The September 27 reception tried to nullify the negative effect of all these developments on the party's image. The principal target of the exercise was the party rank and file, highly demoralised by the internal strife. The meeting sought to reassure the cadre that they need not worry about the spat between the leaders and instead should focus on preparing the party for future battles. But, by all indications, party workers are unconvinced about the efficacy of the peace-making initiatives. According to Hariraj Singh Tyagi, a former legislator and political analyst, the very history of the strife within the second line leadership militates against peace-making and strengthens the misgivings of the cadre.

Tyagi points out that the strife between Mahajan, Jaitley and Venkaiah Naidu has been raging for close to a decade. The conflict grew in proportion and intensity in the last six years, when the BJP was in power. Mahajan and Jaitley added yet another dimension to the struggle by presenting themselves as model administrators. But throughout the years in power, Tyagi adds, the power games were played largely in conformity with the larger organisational principles of the party. The organisational and political power of Vajpayee and Advani made the younger leaders behave.

But with the unexpected loss of power in the Lok Sabha elections, things started to change rather dramatically. It was more or less clear that Advani and Vajpayee would not be in a position to lead the next big battle of the party. This, more than anything else, encouraged the younger leaders to try and assert their supremacy over the party's organisational and political structure.

Uma Bharati and Sushma Swaraj were the first to throw their hats into the ring. Immediately after the shock defeat in the polls, they vied with one another for the role of the most aggressive campaigner against Congress president Sonia Gandhi. While Uma Bharati proclaimed that she would resign as Madhya Pradesh Chief Minister if Sonia Gandhi became Prime Minister, Sushma Swaraj went one step ahead and threatened to tonsure her head and lead an ascetic life until the "foreigner" was out of power.


Mahajan and Jaitley took sides in this fight, by backing Sushma Swaraj and Uma Bharati respectively. Apparently, Venkaiah Naidu, adorning the post of the "stately" president, stayed neutral. But that changed with the Tiranga Yatra. Venkaiah Naidu has certainly become anti-Uma Bharati, though it might be wrong to call him a Sushma Swaraj supporter.

According to several BJP and Sangh Parivar activists, the Tiranga Yatra and the national campaign pushed the strife to a new low. "It was always there," pointed out the former MP, "but the manner in which individual and factional interests were promoted during the present period was indeed appalling."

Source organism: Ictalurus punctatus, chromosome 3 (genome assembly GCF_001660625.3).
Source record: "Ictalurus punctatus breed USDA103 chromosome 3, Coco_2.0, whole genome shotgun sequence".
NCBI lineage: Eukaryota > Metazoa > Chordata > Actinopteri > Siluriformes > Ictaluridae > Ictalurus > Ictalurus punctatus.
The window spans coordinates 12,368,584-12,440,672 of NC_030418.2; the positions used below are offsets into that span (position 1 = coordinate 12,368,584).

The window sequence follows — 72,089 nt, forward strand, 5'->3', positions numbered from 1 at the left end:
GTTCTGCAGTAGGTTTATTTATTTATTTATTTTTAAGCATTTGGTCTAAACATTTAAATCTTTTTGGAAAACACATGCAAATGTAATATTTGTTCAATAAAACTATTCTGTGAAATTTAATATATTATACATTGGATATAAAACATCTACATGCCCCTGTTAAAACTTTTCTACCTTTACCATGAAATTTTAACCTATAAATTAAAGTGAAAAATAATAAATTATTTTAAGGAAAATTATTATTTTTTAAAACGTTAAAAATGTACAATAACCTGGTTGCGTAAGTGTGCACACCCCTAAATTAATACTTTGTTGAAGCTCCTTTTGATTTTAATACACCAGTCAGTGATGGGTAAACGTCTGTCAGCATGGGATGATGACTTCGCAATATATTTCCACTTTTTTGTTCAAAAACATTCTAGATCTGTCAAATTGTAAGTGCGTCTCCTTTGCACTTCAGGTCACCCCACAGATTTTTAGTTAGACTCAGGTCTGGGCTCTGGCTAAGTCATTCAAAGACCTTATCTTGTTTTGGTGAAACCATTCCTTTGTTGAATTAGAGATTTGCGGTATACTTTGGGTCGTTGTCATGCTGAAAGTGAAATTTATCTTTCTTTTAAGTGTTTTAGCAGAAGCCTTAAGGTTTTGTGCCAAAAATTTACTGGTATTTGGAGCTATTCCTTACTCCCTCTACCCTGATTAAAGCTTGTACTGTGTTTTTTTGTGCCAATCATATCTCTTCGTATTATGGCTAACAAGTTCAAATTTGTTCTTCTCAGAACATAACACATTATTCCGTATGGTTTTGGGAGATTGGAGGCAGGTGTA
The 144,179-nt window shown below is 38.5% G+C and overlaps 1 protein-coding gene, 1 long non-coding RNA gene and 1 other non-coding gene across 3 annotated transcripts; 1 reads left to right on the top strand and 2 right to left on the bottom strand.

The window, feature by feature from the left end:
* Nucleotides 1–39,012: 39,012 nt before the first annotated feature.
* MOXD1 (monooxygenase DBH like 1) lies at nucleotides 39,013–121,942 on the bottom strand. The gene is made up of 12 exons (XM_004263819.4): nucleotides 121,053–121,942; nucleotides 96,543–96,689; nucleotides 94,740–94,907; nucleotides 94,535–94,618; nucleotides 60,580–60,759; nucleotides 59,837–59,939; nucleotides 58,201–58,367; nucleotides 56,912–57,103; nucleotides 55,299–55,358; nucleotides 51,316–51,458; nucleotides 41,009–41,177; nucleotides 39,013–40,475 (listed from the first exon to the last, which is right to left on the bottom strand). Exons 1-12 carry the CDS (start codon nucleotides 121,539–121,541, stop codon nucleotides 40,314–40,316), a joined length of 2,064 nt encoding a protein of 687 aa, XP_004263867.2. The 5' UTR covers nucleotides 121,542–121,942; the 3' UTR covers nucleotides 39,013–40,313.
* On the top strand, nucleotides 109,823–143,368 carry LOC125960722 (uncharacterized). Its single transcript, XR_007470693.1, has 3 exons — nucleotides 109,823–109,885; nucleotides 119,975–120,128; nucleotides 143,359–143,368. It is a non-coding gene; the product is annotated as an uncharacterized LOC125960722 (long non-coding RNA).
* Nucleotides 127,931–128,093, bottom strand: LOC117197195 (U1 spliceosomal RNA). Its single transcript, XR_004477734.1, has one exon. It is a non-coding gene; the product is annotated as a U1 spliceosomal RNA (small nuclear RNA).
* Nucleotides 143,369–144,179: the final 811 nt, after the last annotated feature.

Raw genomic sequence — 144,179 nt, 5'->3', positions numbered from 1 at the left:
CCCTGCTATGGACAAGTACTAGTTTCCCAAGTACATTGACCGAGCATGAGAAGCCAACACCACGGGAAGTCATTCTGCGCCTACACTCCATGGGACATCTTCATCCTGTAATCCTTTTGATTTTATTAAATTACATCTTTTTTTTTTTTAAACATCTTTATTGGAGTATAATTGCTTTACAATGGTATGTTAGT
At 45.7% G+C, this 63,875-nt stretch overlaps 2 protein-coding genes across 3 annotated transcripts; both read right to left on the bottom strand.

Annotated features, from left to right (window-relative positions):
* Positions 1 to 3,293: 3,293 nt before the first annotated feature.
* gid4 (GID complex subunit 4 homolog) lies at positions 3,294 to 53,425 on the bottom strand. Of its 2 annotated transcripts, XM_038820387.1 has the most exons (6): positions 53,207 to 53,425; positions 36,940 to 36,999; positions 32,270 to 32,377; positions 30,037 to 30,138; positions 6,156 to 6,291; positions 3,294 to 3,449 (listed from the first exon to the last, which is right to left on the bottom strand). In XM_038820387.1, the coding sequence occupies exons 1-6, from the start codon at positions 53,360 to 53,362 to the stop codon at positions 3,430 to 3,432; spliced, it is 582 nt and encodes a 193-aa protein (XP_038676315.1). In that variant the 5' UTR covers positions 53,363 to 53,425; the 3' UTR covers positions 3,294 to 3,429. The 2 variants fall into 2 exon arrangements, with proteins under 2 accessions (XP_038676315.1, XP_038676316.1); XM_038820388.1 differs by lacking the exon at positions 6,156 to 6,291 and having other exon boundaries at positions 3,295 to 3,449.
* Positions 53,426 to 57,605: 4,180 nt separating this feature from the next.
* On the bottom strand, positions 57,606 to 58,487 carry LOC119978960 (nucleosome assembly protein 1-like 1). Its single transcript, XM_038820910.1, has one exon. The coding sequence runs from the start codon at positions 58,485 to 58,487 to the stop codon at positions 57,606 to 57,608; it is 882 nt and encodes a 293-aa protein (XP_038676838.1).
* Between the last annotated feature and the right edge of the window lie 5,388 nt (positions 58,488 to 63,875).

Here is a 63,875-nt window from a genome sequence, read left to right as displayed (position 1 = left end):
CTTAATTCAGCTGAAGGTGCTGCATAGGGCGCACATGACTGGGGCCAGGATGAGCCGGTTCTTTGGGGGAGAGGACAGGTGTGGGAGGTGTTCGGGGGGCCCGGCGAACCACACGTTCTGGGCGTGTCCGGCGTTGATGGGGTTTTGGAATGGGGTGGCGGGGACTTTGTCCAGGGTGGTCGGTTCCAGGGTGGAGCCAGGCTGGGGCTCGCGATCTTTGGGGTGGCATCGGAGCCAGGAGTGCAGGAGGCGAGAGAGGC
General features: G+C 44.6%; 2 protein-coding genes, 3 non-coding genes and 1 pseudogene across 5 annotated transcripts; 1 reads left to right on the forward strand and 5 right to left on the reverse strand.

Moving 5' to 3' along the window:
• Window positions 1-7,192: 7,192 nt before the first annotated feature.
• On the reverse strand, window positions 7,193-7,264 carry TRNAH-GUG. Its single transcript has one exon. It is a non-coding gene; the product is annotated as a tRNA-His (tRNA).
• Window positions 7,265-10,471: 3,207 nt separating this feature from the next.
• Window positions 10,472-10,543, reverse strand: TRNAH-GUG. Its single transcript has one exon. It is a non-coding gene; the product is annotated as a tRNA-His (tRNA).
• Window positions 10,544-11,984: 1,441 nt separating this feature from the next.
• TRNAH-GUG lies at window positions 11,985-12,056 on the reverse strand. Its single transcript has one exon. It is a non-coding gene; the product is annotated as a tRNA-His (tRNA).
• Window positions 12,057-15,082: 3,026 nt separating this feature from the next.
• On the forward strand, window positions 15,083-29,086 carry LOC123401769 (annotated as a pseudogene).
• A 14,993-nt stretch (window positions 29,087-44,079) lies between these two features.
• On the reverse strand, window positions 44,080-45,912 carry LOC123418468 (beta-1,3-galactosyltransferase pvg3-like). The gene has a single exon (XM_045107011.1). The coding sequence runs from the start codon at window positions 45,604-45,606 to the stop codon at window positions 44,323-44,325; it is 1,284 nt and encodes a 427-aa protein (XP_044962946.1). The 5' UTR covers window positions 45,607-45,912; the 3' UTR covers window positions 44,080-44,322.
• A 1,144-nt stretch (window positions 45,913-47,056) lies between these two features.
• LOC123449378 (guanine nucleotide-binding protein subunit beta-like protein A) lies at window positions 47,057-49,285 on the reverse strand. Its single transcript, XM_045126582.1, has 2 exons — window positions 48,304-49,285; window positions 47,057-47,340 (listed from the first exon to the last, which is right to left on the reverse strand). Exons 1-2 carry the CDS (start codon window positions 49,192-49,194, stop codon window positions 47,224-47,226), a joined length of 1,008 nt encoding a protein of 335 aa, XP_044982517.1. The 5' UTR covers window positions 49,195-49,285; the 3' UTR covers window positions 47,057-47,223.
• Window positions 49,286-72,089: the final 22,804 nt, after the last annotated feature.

Developments in the days after the "rapprochement show" of September 27 have only strengthened the misgivings of the rank and file as well as observers about the "peace process".

Pramod Mahajan.-KAMAL NARANG

This was evident from the internal differences over accommodating Uma Bharati in the party hierarchy. Her supporters pointed out that she sacrificed the Chief Minister's post to advance the party's national campaign and that as a charismatic leader belonging to the Other Backward Classes (OBCs) her status should not be merely that of a national executive committee member of the party. They alleged that Venkaiah Naidu, Mahajan and Sushma Swaraj were scuttling the moves to elevate her position.

THE internal battle is bound to intensify in the days to come. BJP insiders say that it would acquire new dimensions after the Maharashtra Assembly elections. Already, Uma Bharati supporters have alleged that the Maharashtra unit is organising more programmes involving Sushma Swaraj though their leader has greater mass appeal. The Mahajan camp has responded by saying that "the sophisticated Sushma Swaraj" is more acceptable in all the semi-urban, semi-rural constituencies of the State. "Brashness does not work here," they said.

If the BJP-Shiv Sena combine wins in Maharashtra, Mahajan's supporters would portray it as his "personal victory" and demand a more prominent role for him in party affairs. A defeat in the elections will encourage Jaitley and Uma Bharati to intensify efforts to marginalise Mahajan. Indications are that while the Vishwa Hindu Parishad (VHP) and the Bajrang Dal favour Uma Bharati, a section of the Rashtriya Swayamsewak Sangh (RSS) prefers Sushma Swaraj.

Sangh Parivar insiders point out that these alignments are not permanent. They will change as and when a leader gains in terms of popular appeal or organisational control. As things stand now, it is not clear which way the wind will blow or who will rise to the third important position in the party.